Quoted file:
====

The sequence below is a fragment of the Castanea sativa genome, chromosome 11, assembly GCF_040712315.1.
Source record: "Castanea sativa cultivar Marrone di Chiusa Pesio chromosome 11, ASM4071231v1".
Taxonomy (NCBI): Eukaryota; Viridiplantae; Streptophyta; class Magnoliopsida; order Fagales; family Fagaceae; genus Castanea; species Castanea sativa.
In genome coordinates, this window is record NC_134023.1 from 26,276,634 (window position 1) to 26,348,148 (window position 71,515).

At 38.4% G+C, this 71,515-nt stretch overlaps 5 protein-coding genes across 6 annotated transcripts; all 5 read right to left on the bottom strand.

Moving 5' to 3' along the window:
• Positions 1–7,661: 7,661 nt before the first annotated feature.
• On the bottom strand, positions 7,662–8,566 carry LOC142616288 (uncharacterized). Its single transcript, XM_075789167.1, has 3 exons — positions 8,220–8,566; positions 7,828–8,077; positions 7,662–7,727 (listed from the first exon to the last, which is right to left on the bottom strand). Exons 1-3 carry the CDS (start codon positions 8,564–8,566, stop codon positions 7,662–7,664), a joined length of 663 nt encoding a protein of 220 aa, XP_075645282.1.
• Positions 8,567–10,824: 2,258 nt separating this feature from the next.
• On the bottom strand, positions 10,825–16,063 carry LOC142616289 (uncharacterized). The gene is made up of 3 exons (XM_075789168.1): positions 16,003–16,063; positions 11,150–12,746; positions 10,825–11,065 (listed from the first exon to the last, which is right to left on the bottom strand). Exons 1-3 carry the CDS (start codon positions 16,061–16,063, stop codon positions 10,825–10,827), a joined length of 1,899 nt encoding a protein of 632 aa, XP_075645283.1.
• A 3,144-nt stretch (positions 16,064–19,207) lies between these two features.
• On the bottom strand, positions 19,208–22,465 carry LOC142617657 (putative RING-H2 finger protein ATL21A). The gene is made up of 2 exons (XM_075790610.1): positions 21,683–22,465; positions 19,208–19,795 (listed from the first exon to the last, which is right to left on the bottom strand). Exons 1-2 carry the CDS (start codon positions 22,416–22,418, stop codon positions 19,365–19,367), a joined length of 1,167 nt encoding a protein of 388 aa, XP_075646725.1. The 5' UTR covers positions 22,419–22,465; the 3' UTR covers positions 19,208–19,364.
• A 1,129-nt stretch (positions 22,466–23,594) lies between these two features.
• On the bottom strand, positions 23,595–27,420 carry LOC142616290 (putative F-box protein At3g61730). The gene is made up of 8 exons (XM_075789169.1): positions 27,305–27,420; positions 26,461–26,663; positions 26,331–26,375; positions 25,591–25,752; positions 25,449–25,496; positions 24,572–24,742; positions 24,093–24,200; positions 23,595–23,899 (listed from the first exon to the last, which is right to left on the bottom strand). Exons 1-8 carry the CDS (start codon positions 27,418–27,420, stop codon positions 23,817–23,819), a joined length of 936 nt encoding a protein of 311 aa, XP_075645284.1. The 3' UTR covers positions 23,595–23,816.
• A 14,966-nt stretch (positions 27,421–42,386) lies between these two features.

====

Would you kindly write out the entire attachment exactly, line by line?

The sequence below is a fragment of the Castanea sativa genome, chromosome 11, assembly GCF_040712315.1.
Source record: "Castanea sativa cultivar Marrone di Chiusa Pesio chromosome 11, ASM4071231v1".
Taxonomy (NCBI): Eukaryota; Viridiplantae; Streptophyta; class Magnoliopsida; order Fagales; family Fagaceae; genus Castanea; species Castanea sativa.
In genome coordinates, this window is record NC_134023.1 from 26,276,634 (window position 1) to 26,348,148 (window position 71,515).

At 38.4% G+C, this 71,515-nt stretch overlaps 5 protein-coding genes across 6 annotated transcripts; all 5 read right to left on the bottom strand.

Moving 5' to 3' along the window:
• Positions 1–7,661: 7,661 nt before the first annotated feature.
• On the bottom strand, positions 7,662–8,566 carry LOC142616288 (uncharacterized). Its single transcript, XM_075789167.1, has 3 exons — positions 8,220–8,566; positions 7,828–8,077; positions 7,662–7,727 (listed from the first exon to the last, which is right to left on the bottom strand). Exons 1-3 carry the CDS (start codon positions 8,564–8,566, stop codon positions 7,662–7,664), a joined length of 663 nt encoding a protein of 220 aa, XP_075645282.1.
• Positions 8,567–10,824: 2,258 nt separating this feature from the next.
• On the bottom strand, positions 10,825–16,063 carry LOC142616289 (uncharacterized). The gene is made up of 3 exons (XM_075789168.1): positions 16,003–16,063; positions 11,150–12,746; positions 10,825–11,065 (listed from the first exon to the last, which is right to left on the bottom strand). Exons 1-3 carry the CDS (start codon positions 16,061–16,063, stop codon positions 10,825–10,827), a joined length of 1,899 nt encoding a protein of 632 aa, XP_075645283.1.
• A 3,144-nt stretch (positions 16,064–19,207) lies between these two features.
• On the bottom strand, positions 19,208–22,465 carry LOC142617657 (putative RING-H2 finger protein ATL21A). The gene is made up of 2 exons (XM_075790610.1): positions 21,683–22,465; positions 19,208–19,795 (listed from the first exon to the last, which is right to left on the bottom strand). Exons 1-2 carry the CDS (start codon positions 22,416–22,418, stop codon positions 19,365–19,367), a joined length of 1,167 nt encoding a protein of 388 aa, XP_075646725.1. The 5' UTR covers positions 22,419–22,465; the 3' UTR covers positions 19,208–19,364.
• A 1,129-nt stretch (positions 22,466–23,594) lies between these two features.
• On the bottom strand, positions 23,595–27,420 carry LOC142616290 (putative F-box protein At3g61730). The gene is made up of 8 exons (XM_075789169.1): positions 27,305–27,420; positions 26,461–26,663; positions 26,331–26,375; positions 25,591–25,752; positions 25,449–25,496; positions 24,572–24,742; positions 24,093–24,200; positions 23,595–23,899 (listed from the first exon to the last, which is right to left on the bottom strand). Exons 1-8 carry the CDS (start codon positions 27,418–27,420, stop codon positions 23,817–23,819), a joined length of 936 nt encoding a protein of 311 aa, XP_075645284.1. The 3' UTR covers positions 23,595–23,816.
• A 14,966-nt stretch (positions 27,421–42,386) lies between these two features.